What’s In Your Arena? Five Exercises to Keep You Motivated This Quarantine Season

Between practicing social distancing and hearing of what feels like endless event cancellations, it would be easy to feel a little blue right about now. But eventers are made of tougher stuff, and we’ll come out stronger on the other side. To keep the momentum going, we’ve rounded up a few of our favorite exercises that we’ve shared on EN. Set these up in your arena and enjoy!

Another Great Exercise for Eventers Who Have Nothing Left to Give

Graphic by Leslie Wylie.

The scenario: You get to the barn after work, your brain is in tatters and you have zero energy left in your body to set a course, but you really need to squeeze in a jump school. (Sorry to map the story of my own everyday life onto yours, but stay with me here, people.)

Two questions:

Do you have at least six jumps to work with?

Do you have approximately a 20-meter circle’s worth of decent footing?

If you answered yes to both questions, there is hope for you yet! Click here to read more.

Werner Geven’s Circle of Hell

Anyone who has ever ridden with Poplar Place Farm’s resident trainer, the four-star flying Dutchman Werner Geven, has likely been regularly subjected to his aptly named “Circle of Hell”. It is a staple of his program and an exercise he uses for horses at all levels. This exercise looks simple, but don’t be fooled! It is surprisingly complex and will help you develop a more independent seat, greater balance, adjustability and a keener eye.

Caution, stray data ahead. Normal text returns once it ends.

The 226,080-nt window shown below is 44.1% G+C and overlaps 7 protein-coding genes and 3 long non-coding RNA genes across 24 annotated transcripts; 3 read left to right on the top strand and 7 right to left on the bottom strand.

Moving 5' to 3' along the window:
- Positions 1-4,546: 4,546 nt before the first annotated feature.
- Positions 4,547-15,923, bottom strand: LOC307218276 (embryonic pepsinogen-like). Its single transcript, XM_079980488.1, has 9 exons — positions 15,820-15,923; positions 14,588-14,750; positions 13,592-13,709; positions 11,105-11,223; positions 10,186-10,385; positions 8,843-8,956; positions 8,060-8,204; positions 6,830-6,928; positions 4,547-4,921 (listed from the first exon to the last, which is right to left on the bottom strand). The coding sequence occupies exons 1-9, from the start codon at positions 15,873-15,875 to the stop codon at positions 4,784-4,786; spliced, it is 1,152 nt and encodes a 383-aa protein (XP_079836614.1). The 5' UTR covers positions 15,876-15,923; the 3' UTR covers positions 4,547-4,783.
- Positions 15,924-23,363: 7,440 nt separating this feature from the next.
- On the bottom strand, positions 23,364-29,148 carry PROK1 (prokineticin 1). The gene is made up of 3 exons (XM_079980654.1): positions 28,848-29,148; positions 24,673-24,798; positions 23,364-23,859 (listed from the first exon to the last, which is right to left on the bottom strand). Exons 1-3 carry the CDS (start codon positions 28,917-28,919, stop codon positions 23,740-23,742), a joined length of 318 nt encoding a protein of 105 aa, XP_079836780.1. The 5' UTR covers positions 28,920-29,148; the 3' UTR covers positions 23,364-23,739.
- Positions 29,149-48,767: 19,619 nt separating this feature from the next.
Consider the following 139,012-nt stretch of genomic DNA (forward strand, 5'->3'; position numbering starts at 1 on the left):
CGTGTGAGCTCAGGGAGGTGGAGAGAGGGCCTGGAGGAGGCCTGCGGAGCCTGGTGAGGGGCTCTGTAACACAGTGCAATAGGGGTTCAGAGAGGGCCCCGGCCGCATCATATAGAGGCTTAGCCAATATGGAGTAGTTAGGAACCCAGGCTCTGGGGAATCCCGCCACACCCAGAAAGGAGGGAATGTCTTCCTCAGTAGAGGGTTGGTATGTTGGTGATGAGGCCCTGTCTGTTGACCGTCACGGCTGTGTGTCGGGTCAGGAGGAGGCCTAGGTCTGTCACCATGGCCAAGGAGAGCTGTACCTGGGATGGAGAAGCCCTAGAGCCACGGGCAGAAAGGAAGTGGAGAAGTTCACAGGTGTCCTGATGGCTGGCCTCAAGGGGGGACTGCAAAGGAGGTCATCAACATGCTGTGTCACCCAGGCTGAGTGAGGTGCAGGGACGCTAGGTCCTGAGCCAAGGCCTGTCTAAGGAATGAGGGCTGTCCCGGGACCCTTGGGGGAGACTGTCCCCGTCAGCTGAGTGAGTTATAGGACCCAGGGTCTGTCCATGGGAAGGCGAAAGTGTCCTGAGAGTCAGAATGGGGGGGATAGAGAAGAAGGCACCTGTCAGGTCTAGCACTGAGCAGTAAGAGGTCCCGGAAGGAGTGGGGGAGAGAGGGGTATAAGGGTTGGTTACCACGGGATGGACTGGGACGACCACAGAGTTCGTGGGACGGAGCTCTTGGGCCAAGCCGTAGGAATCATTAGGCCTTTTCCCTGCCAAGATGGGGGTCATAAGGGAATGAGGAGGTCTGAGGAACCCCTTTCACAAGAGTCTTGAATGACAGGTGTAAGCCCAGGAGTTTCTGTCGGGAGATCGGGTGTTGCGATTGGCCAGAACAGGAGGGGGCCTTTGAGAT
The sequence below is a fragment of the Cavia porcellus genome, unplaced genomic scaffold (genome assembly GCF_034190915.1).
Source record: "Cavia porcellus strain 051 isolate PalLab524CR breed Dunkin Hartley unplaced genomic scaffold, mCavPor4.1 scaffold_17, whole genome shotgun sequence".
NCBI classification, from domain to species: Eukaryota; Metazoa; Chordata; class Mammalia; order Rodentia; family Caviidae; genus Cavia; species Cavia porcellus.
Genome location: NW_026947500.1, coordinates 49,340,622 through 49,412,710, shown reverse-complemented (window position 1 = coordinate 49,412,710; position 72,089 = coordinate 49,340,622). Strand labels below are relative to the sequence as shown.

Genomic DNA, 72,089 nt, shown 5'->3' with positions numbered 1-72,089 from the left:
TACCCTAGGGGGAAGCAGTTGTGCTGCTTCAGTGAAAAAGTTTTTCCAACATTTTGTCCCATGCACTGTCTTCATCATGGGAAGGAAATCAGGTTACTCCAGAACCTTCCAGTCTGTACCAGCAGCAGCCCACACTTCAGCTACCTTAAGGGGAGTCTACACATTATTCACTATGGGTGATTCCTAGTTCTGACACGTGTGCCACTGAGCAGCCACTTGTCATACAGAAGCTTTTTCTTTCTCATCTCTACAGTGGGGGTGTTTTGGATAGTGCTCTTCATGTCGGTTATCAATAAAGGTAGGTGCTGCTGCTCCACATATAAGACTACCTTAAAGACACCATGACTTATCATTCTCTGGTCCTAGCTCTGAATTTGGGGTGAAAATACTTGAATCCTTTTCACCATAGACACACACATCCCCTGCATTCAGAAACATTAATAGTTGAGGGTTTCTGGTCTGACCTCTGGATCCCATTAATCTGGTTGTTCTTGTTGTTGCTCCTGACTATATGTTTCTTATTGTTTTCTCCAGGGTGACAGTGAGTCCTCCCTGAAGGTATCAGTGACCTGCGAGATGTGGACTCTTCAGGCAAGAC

“This exercise gives you the knowledge of where you are in front of the jump and how many strides it takes to get there at what speed,” Werner said. “It will give you independence from the horse and put the horse in a good balance. If people can do it well (in practice) they can find their striding every time (on course). If they can’t, they seem to find the unbalance and miss.” Click here to read more.

A Grid with Limited Jump Standards

Grid work is a fun way to practice your horse’s footwork and your own position, especially in the winter when the footing outside the arena isn’t ideal (we’re knee deep in mud at the moment). Oftentimes grids require many standards and rails to build, however, and not everyone has that much equipment.

Lainey Ashker to the rescue! Click here to read more.

Intro to Corners

But every journey begins with a single step, and every horse that has ever sailed over a three-star corner was likely introduced to them with an exercise like the one featured in this video from Bernie Traurig’s excellent online training site Equestrian Coach.

In it, California-based four-star rider Olivia Loiacono explains the importance of introducing young horses to this obstacle in the correct way. She goes on to demonstrate the skills required for the successful negotiation of a corner jump, which remain the same whether it’s two-feet tall or nearly taller than your head! Click here to read more.

Lucinda Green’s Versatile V

If you’ve ridden in or audited a Lucinda Green clinic anytime within the span of the past couple decades, maybe more, you’ve seen this exercise. The point, literally, is teaching horses to stay straight between the aids and hold their line, whether it’s back and forth across the point, jumped as a corner or one rail at a time on an angle.

It’s a Lucinda classic and suitable for horses ranging from green-as-grass to upper-level — and I’ve seen it throw a handful of FEI-level horses for a loop! For the inexperienced ones, the V end can be placed on a wee bucket; for the more advanced horses, it can be hoisted onto a barrel. Click here to read more.

Go eventing.

 

 

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